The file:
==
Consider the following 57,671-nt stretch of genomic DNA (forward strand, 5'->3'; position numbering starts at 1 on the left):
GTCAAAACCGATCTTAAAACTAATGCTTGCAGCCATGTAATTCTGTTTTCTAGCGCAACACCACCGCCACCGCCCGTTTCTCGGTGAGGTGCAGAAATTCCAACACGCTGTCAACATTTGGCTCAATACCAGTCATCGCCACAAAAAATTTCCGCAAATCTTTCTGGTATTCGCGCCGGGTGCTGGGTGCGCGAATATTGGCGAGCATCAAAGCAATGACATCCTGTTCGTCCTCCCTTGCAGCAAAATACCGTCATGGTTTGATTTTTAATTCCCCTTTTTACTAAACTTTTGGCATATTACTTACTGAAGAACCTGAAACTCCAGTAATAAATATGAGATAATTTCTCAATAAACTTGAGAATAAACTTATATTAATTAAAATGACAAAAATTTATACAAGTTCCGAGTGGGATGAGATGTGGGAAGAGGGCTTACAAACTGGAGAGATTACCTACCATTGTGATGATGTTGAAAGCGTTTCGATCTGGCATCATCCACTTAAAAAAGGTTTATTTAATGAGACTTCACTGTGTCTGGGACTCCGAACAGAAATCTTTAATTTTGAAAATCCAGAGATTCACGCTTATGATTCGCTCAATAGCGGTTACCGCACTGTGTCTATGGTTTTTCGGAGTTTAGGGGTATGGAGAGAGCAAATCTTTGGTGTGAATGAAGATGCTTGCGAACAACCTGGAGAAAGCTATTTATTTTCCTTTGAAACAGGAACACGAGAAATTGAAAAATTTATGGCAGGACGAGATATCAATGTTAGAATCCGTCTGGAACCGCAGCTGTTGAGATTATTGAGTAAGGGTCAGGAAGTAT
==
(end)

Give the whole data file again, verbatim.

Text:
Consider the following 57,671-nt stretch of genomic DNA (forward strand, 5'->3'; position numbering starts at 1 on the left):
GTCAAAACCGATCTTAAAACTAATGCTTGCAGCCATGTAATTCTGTTTTCTAGCGCAACACCACCGCCACCGCCCGTTTCTCGGTGAGGTGCAGAAATTCCAACACGCTGTCAACATTTGGCTCAATACCAGTCATCGCCACAAAAAATTTCCGCAAATCTTTCTGGTATTCGCGCCGGGTGCTGGGTGCGCGAATATTGGCGAGCATCAAAGCAATGACATCCTGTTCGTCCTCCCTTGCAGCAAAATACCGTCATGGTTTGATTTTTAATTCCCCTTTTTACTAAACTTTTGGCATATTACTTACTGAAGAACCTGAAACTCCAGTAATAAATATGAGATAATTTCTCAATAAACTTGAGAATAAACTTATATTAATTAAAATGACAAAAATTTATACAAGTTCCGAGTGGGATGAGATGTGGGAAGAGGGCTTACAAACTGGAGAGATTACCTACCATTGTGATGATGTTGAAAGCGTTTCGATCTGGCATCATCCACTTAAAAAAGGTTTATTTAATGAGACTTCACTGTGTCTGGGACTCCGAACAGAAATCTTTAATTTTGAAAATCCAGAGATTCACGCTTATGATTCGCTCAATAGCGGTTACCGCACTGTGTCTATGGTTTTTCGGAGTTTAGGGGTATGGAGAGAGCAAATCTTTGGTGTGAATGAAGATGCTTGCGAACAACCTGGAGAAAGCTATTTATTTTCCTTTGAAACAGGAACACGAGAAATTGAAAAATTTATGGCAGGACGAGATATCAATGTTAGAATCCGTCTGGAACCGCAGCTGTTGAGATTATTGAGTAAGGGTCAGGAAGTAT